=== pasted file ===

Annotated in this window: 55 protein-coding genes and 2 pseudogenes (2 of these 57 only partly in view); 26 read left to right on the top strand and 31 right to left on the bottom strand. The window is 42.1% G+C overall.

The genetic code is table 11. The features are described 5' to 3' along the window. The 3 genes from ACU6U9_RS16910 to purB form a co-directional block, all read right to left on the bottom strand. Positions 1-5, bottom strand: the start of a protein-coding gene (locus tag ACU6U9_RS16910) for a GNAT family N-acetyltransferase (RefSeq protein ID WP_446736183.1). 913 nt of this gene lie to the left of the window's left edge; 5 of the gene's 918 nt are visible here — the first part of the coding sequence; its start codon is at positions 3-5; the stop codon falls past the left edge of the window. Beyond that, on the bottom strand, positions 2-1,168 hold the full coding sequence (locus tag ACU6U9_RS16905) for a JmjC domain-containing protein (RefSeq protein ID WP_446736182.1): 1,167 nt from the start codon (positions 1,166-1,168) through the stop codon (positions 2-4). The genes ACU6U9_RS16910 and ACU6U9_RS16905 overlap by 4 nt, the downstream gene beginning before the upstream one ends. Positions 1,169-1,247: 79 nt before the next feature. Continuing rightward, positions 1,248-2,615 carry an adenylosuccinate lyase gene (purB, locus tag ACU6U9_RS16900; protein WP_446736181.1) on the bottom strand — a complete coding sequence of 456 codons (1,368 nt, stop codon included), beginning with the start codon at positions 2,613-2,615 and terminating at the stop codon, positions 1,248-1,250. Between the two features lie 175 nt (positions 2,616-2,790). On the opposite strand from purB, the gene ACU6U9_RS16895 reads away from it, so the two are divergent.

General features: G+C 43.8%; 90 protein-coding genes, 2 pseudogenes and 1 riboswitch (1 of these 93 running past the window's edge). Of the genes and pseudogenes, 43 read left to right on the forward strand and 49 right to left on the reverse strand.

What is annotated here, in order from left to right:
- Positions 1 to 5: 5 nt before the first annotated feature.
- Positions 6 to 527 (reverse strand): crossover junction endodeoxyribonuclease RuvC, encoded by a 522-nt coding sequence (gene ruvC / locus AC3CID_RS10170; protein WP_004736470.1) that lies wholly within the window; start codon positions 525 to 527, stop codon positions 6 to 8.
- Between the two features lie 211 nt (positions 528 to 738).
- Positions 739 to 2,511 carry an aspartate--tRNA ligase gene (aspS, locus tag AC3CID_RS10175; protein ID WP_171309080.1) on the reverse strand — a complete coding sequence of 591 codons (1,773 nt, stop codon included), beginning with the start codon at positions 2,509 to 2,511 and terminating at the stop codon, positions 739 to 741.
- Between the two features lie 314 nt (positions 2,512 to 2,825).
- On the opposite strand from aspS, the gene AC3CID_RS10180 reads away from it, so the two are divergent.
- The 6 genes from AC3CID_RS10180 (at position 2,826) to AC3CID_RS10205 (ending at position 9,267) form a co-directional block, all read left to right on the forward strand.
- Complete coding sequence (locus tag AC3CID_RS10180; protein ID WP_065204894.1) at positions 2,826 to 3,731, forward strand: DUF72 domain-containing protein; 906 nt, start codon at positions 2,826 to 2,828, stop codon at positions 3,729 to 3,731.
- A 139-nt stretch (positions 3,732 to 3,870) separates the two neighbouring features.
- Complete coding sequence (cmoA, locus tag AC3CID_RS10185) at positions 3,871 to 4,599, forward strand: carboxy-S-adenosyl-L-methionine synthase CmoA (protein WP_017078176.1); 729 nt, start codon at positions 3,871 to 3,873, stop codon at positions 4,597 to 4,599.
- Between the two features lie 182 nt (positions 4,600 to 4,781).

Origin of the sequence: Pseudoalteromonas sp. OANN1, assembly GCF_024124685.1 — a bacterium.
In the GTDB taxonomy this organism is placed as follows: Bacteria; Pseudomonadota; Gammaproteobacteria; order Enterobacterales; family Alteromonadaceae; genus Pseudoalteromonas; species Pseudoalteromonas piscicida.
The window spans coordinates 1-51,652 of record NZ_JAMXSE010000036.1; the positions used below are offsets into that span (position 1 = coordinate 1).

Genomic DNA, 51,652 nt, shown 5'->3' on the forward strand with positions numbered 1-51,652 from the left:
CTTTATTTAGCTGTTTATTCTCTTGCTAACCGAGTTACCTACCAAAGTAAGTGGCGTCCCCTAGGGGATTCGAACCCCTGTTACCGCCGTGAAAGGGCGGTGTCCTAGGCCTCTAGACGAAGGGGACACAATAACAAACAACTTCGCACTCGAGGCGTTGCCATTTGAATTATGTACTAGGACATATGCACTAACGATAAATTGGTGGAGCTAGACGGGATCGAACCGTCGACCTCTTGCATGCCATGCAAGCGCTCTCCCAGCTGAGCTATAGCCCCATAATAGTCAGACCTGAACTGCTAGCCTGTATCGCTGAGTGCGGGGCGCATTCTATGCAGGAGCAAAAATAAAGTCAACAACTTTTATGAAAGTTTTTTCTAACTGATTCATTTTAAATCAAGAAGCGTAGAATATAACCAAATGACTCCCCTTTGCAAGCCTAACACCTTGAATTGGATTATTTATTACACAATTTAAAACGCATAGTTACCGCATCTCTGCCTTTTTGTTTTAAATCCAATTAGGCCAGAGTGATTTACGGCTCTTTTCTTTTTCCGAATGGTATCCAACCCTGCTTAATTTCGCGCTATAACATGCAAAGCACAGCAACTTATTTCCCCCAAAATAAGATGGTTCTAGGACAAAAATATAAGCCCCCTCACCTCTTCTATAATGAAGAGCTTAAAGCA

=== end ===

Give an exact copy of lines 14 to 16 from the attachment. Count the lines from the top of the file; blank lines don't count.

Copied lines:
- Complete coding sequence (cmoA, locus tag AC3CID_RS10185) at positions 3,871 to 4,599, forward strand: carboxy-S-adenosyl-L-methionine synthase CmoA (protein WP_017078176.1); 729 nt, start codon at positions 3,871 to 3,873, stop codon at positions 4,597 to 4,599.
- Between the two features lie 182 nt (positions 4,600 to 4,781).

Origin of the sequence: Pseudoalteromonas sp. OANN1, assembly GCF_024124685.1 — a bacterium.